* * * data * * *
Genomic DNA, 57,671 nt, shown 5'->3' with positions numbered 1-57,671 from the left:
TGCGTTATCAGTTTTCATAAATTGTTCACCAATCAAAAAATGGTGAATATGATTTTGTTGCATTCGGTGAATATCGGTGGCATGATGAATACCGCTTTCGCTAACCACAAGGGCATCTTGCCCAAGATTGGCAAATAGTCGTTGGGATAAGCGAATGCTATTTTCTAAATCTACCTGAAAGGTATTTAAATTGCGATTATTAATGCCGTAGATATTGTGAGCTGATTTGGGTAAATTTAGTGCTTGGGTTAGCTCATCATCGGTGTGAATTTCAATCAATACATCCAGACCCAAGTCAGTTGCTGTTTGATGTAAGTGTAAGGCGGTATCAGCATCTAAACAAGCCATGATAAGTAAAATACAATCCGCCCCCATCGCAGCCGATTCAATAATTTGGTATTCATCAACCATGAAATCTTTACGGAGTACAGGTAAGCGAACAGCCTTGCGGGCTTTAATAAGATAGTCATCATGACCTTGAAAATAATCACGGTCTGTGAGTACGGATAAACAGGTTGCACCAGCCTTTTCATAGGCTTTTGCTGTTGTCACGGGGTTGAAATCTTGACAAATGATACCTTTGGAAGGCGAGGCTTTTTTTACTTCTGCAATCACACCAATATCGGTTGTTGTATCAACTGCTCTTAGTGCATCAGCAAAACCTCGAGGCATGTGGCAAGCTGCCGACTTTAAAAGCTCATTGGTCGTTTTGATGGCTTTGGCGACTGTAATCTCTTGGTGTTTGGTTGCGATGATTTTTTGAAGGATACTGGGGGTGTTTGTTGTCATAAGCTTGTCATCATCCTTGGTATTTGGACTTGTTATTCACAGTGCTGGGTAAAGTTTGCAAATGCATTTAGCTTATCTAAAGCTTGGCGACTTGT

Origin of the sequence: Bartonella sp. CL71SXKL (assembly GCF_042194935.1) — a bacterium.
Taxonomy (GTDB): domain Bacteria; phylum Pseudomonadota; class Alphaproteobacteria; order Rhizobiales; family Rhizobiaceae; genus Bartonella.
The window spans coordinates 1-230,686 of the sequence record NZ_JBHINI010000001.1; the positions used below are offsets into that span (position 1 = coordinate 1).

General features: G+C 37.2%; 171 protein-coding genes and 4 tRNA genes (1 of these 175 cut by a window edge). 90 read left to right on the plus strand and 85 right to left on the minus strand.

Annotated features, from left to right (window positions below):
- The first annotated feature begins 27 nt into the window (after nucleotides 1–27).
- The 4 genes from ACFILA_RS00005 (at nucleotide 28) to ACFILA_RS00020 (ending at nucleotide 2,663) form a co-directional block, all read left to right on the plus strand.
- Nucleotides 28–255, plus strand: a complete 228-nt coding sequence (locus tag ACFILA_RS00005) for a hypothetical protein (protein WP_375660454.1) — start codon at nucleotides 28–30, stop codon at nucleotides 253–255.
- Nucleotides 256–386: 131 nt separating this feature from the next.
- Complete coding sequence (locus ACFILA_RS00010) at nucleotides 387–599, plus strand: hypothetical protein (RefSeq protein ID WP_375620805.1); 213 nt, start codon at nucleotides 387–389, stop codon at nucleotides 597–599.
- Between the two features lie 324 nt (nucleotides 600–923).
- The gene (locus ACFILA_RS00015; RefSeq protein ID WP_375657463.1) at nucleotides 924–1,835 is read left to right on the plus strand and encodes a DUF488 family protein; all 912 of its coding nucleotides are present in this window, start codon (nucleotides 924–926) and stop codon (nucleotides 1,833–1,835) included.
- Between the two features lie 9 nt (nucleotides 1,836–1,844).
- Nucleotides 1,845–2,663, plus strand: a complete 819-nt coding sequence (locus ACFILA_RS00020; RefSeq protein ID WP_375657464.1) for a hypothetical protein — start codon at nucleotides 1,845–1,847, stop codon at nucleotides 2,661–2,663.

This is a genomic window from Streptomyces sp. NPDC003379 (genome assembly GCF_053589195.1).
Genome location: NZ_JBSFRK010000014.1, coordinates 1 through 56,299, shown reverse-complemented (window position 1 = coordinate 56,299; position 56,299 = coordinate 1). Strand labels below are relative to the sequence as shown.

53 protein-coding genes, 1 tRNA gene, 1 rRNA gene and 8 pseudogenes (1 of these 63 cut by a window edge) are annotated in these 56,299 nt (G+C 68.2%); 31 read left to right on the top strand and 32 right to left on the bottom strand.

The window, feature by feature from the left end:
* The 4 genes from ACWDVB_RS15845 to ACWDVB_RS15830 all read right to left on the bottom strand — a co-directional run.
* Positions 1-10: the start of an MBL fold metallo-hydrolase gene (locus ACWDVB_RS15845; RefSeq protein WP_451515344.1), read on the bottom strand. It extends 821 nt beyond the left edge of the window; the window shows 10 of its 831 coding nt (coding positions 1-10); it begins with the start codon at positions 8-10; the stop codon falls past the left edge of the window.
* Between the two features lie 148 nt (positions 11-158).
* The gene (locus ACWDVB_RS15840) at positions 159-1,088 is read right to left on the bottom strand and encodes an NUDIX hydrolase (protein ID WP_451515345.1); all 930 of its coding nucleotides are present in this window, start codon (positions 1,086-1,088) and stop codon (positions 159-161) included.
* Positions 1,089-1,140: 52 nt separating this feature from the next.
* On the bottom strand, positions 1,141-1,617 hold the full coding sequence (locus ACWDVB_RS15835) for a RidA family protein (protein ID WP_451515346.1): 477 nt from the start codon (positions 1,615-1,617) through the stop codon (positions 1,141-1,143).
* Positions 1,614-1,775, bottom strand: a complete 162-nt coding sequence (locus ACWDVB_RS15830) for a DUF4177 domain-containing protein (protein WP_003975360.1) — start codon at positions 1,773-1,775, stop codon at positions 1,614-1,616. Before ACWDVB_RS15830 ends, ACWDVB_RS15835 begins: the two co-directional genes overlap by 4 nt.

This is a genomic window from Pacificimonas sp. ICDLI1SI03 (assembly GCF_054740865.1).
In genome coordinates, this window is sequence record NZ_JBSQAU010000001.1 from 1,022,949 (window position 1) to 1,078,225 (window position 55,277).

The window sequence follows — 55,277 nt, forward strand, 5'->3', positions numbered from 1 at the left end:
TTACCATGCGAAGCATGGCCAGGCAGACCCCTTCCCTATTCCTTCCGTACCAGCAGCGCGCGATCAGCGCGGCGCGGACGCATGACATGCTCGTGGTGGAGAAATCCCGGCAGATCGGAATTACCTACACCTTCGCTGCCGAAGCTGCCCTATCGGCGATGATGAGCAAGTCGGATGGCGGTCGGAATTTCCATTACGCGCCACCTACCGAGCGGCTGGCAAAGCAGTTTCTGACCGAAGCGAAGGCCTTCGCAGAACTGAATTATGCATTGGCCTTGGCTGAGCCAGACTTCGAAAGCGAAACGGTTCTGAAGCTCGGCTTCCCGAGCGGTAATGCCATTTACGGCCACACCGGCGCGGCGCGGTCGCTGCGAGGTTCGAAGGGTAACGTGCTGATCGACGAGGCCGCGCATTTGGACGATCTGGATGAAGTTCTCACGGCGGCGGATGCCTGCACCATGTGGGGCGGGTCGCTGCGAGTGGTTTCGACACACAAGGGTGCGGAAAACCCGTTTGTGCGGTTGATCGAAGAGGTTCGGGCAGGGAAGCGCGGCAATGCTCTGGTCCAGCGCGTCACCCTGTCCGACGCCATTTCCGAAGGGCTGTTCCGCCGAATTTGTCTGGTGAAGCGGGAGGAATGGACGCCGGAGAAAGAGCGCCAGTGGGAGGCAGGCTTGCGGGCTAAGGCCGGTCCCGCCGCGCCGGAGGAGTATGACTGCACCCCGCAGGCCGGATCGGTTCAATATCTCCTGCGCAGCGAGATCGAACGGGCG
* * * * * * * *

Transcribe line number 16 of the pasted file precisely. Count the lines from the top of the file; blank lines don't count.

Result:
- Nucleotides 1,845–2,663, plus strand: a complete 819-nt coding sequence (locus ACFILA_RS00020; RefSeq protein ID WP_375657464.1) for a hypothetical protein — start codon at nucleotides 1,845–1,847, stop codon at nucleotides 2,661–2,663.